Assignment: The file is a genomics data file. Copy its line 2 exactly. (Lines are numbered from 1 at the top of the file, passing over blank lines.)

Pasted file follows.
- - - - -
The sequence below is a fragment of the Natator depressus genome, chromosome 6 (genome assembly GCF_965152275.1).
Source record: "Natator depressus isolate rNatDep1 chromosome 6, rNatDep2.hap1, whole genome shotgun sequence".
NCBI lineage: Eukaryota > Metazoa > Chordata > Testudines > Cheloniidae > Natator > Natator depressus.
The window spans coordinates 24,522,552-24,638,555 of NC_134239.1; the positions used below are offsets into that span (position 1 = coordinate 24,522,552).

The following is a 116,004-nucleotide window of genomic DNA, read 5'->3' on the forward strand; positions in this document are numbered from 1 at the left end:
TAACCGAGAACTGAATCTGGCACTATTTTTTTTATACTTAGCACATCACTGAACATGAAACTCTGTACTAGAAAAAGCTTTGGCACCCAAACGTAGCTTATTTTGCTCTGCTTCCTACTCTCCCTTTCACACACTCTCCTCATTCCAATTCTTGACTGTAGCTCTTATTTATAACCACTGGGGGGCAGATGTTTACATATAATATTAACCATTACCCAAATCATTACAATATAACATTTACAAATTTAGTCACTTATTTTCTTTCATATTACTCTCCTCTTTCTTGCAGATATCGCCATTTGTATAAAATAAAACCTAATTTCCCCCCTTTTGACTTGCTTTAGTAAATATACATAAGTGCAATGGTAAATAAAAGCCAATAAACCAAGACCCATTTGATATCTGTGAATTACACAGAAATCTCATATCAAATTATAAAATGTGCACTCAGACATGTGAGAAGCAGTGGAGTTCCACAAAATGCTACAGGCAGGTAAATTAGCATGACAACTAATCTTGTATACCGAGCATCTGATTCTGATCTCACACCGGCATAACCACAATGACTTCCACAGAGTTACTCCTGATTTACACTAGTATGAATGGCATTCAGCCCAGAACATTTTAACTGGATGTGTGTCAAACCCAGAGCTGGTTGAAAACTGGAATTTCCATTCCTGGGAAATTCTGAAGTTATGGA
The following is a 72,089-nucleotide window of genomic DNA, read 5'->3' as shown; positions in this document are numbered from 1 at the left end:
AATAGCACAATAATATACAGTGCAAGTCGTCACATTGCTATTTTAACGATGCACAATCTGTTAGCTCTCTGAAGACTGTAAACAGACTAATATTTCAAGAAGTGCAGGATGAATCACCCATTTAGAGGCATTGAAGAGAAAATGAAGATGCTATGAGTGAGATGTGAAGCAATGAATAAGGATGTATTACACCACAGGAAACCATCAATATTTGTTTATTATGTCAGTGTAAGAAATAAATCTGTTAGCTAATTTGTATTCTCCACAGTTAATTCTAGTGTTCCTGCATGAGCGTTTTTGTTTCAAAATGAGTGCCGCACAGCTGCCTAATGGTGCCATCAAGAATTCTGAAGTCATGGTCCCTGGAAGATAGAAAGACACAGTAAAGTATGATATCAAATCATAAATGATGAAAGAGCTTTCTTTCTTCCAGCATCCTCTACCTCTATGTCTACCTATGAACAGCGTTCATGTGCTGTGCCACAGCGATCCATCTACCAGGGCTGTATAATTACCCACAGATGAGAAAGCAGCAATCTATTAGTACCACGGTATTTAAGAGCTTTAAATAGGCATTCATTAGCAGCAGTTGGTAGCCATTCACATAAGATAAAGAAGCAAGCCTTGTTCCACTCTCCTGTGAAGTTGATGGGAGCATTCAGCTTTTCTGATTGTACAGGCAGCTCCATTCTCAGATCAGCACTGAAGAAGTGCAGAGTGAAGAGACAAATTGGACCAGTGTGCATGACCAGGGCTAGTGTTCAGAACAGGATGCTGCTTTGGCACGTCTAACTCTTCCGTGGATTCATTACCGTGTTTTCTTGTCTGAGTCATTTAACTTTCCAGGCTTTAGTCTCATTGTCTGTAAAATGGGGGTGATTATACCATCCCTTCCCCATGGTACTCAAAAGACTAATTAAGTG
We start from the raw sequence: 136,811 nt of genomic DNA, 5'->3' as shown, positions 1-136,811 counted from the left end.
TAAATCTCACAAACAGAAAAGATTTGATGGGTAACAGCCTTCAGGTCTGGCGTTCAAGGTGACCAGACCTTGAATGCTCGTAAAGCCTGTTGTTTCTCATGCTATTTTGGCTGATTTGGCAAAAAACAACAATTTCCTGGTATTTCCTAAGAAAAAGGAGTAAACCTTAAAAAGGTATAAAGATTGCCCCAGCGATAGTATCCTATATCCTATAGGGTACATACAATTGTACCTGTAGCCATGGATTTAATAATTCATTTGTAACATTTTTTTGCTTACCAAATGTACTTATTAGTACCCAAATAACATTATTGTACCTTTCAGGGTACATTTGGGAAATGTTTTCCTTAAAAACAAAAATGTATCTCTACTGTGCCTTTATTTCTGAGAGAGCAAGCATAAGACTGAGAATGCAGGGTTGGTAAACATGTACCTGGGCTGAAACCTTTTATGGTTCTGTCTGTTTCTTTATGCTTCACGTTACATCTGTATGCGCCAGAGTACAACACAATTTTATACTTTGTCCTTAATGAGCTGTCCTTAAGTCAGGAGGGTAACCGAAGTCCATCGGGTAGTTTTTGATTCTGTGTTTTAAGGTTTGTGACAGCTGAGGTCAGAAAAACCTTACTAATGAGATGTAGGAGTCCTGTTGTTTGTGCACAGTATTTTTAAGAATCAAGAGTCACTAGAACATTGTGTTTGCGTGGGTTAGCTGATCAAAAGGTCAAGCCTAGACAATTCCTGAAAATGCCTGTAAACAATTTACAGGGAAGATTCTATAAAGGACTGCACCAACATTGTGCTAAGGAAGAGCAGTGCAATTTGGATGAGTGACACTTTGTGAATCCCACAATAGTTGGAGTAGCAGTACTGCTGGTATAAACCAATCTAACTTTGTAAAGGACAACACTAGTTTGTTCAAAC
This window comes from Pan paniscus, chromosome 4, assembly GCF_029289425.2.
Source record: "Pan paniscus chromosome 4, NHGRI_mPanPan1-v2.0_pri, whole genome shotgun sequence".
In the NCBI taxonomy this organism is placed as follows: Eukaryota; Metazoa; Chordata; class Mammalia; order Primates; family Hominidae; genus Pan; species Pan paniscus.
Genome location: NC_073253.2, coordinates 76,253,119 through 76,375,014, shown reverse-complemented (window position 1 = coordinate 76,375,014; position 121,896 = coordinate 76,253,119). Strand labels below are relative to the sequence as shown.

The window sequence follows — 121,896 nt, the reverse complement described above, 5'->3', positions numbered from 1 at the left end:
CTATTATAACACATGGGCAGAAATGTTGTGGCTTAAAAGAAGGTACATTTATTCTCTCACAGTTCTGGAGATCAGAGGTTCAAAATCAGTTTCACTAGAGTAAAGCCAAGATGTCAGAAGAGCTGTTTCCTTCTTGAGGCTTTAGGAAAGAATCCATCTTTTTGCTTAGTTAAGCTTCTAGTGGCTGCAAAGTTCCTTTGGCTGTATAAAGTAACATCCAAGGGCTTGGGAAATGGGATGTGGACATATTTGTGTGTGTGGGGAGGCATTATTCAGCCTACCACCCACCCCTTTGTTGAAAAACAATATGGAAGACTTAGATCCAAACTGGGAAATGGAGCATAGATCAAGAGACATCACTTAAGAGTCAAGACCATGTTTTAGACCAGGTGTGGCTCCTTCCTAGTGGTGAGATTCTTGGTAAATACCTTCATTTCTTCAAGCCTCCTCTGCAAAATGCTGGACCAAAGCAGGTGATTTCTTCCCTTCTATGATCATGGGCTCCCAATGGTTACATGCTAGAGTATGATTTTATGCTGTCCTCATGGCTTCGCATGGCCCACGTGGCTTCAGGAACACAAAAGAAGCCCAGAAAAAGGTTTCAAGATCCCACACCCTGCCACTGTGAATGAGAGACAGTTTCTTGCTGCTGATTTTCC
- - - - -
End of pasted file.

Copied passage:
Source record: "Natator depressus isolate rNatDep1 chromosome 6, rNatDep2.hap1, whole genome shotgun sequence".